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Homocysteine levels and dementia risk in Yoruba and African Americans

  • Hugh C. Hendrie (a1) (a2) (a3), Olusegun Baiyewu (a4), Kathleen A. Lane (a5), Christianna Purnell (a2), Sujuan Gao (a5), Ann Hake (a6), Adesola Ogunniyi (a7), Oye Gureje (a4), Frederick W. Unverzagt (a3), Jill Murrell (a8), Mark A. Deeg (a9) and Kathleen Hall (a3)...



High levels of homocysteine have been associated with increased risk for dementia although results have been inconsistent. There are no reported studies from the developing world including Africa.


In this longitudinal study of two community-dwelling cohorts of elderly Yoruba and African Americans, levels of homocysteine, vitamin B12 and folate were measured from blood samples taken in 2001. These levels were compared in two groups, participants who developed incident dementia in the follow-up until 2009 (59 Yoruba and 101 African Americans) and participants who were diagnosed as cognitively normal or in the good performance category at their last follow-up (760 Yoruba and 811 African Americans). Homocysteine levels were divided into quartiles for each site.


After adjusting for age, education, possession of ApoE, smoking, and time of enrollment the higher quartiles of homocysteine were associated with a non-significant increase in dementia risk in the Yoruba (homocysteine quartile 4 vs. 1 OR: 2.19, 95% CI 0.95–5.07, p = 0.066). For the African Americans, there was a similar but non-significant relationship between higher homocysteine levels and dementia risk. There were no significant relationships between levels of vitamin B12 and folate and incident dementia in either site although folate levels were lower and vitamin B12 levers were higher in the Yoruba than in the African Americans.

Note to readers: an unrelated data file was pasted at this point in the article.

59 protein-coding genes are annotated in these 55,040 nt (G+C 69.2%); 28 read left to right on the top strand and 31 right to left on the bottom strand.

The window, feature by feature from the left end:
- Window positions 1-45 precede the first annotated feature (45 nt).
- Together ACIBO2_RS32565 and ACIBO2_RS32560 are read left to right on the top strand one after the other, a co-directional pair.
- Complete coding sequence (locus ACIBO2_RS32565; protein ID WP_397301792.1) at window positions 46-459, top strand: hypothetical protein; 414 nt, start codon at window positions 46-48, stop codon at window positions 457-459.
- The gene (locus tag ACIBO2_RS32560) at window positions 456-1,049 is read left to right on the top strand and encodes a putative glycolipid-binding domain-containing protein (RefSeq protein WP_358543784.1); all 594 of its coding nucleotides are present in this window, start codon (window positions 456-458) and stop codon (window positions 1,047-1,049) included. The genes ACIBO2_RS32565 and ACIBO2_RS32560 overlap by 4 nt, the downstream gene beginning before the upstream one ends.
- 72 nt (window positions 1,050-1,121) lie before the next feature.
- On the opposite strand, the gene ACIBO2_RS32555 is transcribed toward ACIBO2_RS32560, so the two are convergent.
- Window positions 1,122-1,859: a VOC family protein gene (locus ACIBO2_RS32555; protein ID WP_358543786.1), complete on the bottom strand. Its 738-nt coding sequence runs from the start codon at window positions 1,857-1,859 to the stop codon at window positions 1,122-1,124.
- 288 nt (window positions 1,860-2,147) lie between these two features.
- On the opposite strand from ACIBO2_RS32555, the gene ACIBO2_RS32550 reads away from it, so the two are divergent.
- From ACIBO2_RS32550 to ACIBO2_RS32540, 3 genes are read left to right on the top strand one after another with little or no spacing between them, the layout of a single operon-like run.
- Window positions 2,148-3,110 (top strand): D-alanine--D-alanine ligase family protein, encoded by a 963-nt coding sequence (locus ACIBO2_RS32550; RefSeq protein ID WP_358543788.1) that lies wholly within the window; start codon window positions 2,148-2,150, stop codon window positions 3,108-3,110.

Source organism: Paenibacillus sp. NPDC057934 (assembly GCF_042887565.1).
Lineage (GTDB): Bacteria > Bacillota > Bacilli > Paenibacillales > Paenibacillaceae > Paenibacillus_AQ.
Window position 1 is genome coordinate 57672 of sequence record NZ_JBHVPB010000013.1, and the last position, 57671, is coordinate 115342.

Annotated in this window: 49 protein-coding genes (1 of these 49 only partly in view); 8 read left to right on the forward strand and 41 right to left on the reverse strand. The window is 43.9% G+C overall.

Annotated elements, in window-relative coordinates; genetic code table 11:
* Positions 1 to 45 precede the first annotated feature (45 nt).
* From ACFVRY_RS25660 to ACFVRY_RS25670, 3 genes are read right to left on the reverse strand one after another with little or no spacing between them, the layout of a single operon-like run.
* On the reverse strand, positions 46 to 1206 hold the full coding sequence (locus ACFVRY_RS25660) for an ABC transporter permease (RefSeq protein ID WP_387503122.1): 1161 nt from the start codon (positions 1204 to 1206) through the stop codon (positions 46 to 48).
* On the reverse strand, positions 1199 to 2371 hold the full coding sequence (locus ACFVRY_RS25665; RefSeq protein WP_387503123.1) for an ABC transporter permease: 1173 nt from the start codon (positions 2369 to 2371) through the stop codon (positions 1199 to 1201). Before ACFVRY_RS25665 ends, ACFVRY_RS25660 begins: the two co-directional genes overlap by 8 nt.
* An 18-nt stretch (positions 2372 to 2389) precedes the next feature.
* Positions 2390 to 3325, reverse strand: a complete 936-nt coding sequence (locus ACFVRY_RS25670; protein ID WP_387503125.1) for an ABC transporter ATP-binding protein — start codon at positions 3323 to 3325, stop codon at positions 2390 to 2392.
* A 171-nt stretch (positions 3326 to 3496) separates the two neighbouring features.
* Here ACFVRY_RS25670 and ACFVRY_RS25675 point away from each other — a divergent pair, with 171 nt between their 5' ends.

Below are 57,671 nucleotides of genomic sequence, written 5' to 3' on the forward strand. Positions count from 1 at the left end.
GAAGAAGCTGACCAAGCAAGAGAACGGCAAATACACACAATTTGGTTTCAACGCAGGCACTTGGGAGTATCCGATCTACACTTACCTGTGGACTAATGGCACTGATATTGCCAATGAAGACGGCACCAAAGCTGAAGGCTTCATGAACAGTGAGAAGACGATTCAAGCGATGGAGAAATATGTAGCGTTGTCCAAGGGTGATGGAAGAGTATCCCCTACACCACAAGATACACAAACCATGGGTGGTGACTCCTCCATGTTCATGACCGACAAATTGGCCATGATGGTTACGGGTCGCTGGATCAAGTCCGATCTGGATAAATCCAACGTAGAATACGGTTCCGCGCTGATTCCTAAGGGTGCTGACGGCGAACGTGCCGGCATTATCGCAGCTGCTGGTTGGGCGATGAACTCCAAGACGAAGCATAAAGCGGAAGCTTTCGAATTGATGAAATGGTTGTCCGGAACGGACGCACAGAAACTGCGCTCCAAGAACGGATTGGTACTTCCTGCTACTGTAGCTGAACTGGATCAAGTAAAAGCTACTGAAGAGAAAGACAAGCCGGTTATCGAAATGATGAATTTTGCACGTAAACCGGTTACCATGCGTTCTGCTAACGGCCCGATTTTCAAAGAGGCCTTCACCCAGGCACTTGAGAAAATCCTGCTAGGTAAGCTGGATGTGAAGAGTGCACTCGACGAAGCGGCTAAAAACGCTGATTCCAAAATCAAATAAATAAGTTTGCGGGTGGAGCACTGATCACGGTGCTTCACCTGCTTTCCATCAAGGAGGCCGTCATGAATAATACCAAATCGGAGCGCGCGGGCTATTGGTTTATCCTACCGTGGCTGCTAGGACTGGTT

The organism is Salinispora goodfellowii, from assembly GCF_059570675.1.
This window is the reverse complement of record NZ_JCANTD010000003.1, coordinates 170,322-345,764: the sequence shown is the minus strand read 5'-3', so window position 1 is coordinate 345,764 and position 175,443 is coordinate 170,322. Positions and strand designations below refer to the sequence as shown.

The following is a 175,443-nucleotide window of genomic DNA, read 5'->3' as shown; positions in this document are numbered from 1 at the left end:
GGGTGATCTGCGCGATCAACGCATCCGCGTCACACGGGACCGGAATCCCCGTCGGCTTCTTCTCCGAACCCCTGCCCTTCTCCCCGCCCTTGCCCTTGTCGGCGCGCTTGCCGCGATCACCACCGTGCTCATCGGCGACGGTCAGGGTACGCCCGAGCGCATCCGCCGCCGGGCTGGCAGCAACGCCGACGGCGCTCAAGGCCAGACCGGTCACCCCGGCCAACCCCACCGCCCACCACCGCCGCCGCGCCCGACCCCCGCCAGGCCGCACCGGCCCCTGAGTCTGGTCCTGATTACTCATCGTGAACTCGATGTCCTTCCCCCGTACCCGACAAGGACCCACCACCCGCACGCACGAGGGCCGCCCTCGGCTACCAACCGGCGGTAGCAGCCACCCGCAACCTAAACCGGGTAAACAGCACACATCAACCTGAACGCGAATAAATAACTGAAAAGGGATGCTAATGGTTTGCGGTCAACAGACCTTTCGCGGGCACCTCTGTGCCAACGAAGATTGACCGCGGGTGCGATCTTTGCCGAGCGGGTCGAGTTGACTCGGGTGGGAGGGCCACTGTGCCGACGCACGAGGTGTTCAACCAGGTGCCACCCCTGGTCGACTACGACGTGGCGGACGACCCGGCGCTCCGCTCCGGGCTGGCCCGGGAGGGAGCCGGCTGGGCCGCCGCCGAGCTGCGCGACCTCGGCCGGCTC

Increased homocysteine levels were associated with a similar but non-significant increase in dementia risk for both Yoruba and African Americans despite significant differences in folate levels between the two sites.


Corresponding author

Correspondence should be addressed to: Hugh C. Hendrie, MB, ChB, DSc, Indiana University Center for Aging Research, 410 W 10th St., Suite 2000 Indianapolis, IN 46202, USA. Phone: +(317)-423-5591; Fax: +(317)-423-5695. Email:


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